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Held on Sat Jul 18, 1970, at Soldier Field, Chicago this was a one-day festival organised by the radio station WCFL which was, at the time, one of areas big rock stations but had an interesting past.
WCFL was the nation's first and longest-surviving labor radio station. Created by the Chicago Federation of Labor in 1926, it initially was listener-supported. During its first decade it offered entertainment, labour, and public affairs programming designed to serve the labour movement and working-class communities. Sounds cool.
By the 1940s WCFL had become more commercially oriented. It featured sports in the 1950s and '60s and, from 1966 to 1976, challenged WLS for Chicago's dominant rock music station.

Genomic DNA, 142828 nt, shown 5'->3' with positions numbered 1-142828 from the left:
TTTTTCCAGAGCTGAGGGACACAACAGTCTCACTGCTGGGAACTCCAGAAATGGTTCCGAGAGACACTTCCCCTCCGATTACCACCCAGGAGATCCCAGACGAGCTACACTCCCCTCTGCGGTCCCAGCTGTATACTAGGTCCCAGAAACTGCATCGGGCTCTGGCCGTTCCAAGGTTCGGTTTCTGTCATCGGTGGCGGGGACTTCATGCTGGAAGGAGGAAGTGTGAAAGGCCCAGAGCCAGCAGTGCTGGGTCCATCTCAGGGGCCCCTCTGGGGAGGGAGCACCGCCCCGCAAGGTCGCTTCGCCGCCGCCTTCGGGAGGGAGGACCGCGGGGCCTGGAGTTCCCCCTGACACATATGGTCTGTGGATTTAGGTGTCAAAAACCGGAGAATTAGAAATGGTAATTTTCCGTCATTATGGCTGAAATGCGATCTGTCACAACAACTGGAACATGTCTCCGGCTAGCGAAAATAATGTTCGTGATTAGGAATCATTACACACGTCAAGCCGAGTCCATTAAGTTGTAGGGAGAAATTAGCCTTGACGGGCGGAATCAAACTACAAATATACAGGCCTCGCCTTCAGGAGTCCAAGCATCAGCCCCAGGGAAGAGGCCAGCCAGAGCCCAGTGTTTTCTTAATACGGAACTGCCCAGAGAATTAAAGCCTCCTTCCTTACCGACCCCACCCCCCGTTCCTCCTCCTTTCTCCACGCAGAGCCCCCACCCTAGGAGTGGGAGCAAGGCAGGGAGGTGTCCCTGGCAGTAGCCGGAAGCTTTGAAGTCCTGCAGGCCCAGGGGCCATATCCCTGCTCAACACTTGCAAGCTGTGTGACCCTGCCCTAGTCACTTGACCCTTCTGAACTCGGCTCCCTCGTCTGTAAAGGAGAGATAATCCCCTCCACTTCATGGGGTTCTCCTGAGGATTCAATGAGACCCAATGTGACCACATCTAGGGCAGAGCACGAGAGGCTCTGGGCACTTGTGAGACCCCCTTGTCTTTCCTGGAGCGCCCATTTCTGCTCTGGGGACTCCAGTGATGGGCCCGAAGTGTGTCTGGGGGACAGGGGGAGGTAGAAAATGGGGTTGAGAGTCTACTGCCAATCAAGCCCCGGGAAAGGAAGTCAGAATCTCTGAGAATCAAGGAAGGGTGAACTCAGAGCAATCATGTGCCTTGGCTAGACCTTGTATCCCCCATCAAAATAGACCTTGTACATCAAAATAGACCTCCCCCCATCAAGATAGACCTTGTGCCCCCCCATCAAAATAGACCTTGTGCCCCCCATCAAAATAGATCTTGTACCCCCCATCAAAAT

“Chicago’s Voice of Labor,” was owned by the Chicago Federation of Labor. At 1000 on the AM dial, the 50,000 watt station transmitted from a tower west of Chicago in Downer’s Grove. But in the fall of 1964, the station moved its studios and offices from American Furniture Mart on Lake Shore Drive to Marina City on North State Street.
The station took up the entire top floor of the 16-story office building, what is now Hotel Chicago.
The line-up they put together headlined by Chicago, who were the biggest selling band at the time. The complete line-up:
Bloomsbury People, Bush, Chicago, Dreams, Funkadelic, Happy Day, Illinois Speed Press, Illusion, It Doesn't Matter, Joe Kelley Blues Band, Leon Russell, Mason Proffit, MC5, Pig Iron Blues Band, The Stooges
I love this idea of a radio station putting together festivals. It never really happened in the UK but in the USA where local radio was so crucial to breaking a band, it totally made sense. Also, at a time when the world was divided between freaks and non-freaks, having a radio station at least notionally on your side must’ve been a great feeling.